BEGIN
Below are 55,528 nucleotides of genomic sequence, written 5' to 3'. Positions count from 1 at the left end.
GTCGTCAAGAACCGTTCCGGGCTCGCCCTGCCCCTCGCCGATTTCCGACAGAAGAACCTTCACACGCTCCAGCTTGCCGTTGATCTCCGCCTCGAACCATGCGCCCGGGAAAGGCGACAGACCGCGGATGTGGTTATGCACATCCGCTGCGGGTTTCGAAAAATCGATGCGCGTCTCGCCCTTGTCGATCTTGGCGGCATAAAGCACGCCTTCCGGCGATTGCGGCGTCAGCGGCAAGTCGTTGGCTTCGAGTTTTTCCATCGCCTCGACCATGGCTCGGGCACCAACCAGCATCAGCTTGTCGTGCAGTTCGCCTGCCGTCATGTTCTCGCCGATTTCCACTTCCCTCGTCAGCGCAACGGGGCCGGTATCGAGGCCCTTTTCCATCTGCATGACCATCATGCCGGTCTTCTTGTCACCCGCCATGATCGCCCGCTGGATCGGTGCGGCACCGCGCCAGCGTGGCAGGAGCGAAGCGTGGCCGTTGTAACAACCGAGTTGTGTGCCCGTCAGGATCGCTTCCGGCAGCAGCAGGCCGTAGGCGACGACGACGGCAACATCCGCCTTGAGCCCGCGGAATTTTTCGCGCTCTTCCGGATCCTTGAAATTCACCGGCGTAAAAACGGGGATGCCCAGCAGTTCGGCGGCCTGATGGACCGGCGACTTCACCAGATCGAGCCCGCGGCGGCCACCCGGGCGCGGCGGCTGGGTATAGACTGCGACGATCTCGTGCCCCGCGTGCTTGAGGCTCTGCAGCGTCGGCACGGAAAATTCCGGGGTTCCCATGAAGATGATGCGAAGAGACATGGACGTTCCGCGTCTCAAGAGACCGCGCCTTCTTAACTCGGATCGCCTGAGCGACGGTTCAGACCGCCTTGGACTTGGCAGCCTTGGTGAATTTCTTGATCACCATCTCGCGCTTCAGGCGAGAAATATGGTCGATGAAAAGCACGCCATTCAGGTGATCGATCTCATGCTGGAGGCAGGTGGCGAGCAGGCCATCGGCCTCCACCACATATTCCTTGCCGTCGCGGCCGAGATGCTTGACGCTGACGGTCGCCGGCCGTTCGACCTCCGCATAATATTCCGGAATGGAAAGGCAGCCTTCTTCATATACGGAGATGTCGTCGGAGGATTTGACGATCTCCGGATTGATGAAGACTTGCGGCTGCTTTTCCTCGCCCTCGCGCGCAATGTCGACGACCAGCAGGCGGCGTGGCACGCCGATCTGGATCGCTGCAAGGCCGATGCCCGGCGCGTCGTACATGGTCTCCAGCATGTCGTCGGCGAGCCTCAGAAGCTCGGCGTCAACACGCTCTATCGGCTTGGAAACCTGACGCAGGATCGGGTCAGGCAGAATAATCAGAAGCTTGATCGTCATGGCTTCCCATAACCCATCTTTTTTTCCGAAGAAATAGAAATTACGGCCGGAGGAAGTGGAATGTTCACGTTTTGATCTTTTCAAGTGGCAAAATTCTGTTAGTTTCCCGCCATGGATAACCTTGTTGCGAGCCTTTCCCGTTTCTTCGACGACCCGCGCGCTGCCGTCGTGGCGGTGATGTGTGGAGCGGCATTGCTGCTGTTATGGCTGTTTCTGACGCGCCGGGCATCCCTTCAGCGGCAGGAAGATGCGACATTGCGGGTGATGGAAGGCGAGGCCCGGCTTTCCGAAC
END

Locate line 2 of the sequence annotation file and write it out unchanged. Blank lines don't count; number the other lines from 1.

GTCGTCAAGAACCGTTCCGGGCTCGCCCTGCCCCTCGCCGATTTCCGACAGAAGAACCTTCACACGCTCCAGCTTGCCGTTGATCTCCGCCTCGAACCATGCGCCCGGGAAAGGCGACAGACCGCGGATGTGGTTATGCACATCCGCTGCGGGTTTCGAAAAATCGATGCGCGTCTCGCCCTTGTCGATCTTGGCGGCATAAAGCACGCCTTCCGGCGATTGCGGCGTCAGCGGCAAGTCGTTGGCTTCGAGTTTTTCCATCGCCTCGACCATGGCTCGGGCACCAACCAGCATCAGCTTGTCGTGCAGTTCGCCTGCCGTCATGTTCTCGCCGATTTCCACTTCCCTCGTCAGCGCAACGGGGCCGGTATCGAGGCCCTTTTCCATCTGCATGACCATCATGCCGGTCTTCTTGTCACCCGCCATGATCGCCCGCTGGATCGGTGCGGCACCGCGCCAGCGTGGCAGGAGCGAAGCGTGGCCGTTGTAACAACCGAGTTGTGTGCCCGTCAGGATCGCTTCCGGCAGCAGCAGGCCGTAGGCGACGACGACGGCAACATCCGCCTTGAGCCCGCGGAATTTTTCGCGCTCTTCCGGATCCTTGAAATTCACCGGCGTAAAAACGGGGATGCCCAGCAGTTCGGCGGCCTGATGGACCGGCGACTTCACCAGATCGAGCCCGCGGCGGCCACCCGGGCGCGGCGGCTGGGTATAGACTGCGACGATCTCGTGCCCCGCGTGCTTGAGGCTCTGCAGCGTCGGCACGGAAAATTCCGGGGTTCCCATGAAGATGATGCGAAGAGACATGGACGTTCCGCGTCTCAAGAGACCGCGCCTTCTTAACTCGGATCGCCTGAGCGACGGTTCAGACCGCCTTGGACTTGGCAGCCTTGGTGAATTTCTTGATCACCATCTCGCGCTTCAGGCGAGAAATATGGTCGATGAAAAGCACGCCATTCAGGTGATCGATCTCATGCTGGAGGCAGGTGGCGAGCAGGCCATCGGCCTCCACCACATATTCCTTGCCGTCGCGGCCGAGATGCTTGACGCTGACGGTCGCCGGCCGTTCGACCTCCGCATAATATTCCGGAATGGAAAGGCAGCCTTCTTCATATACGGAGATGTCGTCGGAGGATTTGACGATCTCCGGATTGATGAAGACTTGCGGCTGCTTTTCCTCGCCCTCGCGCGCAATGTCGACGACCAGCAGGCGGCGTGGCACGCCGATCTGGATCGCTGCAAGGCCGATGCCCGGCGCGTCGTACATGGTCTCCAGCATGTCGTCGGCGAGCCTCAGAAGCTCGGCGTCAACACGCTCTATCGGCTTGGAAACCTGACGCAGGATCGGGTCAGGCAGAATAATCAGAAGCTTGATCGTCATGGCTTCCCATAACCCATCTTTTTTTCCGAAGAAATAGAAATTACGGCCGGAGGAAGTGGAATGTTCACGTTTTGATCTTTTCAAGTGGCAAAATTCTGTTAGTTTCCCGCCATGGATAACCTTGTTGCGAGCCTTTCCCGTTTCTTCGACGACCCGCGCGCTGCCGTCGTGGCGGTGATGTGTGGAGCGGCATTGCTGCTGTTATGGCTGTTTCTGACGCGCCGGGCATCCCTTCAGCGGCAGGAAGATGCGACATTGCGGGTGATGGAAGGCGAGGCCCGGCTTTCCGAAC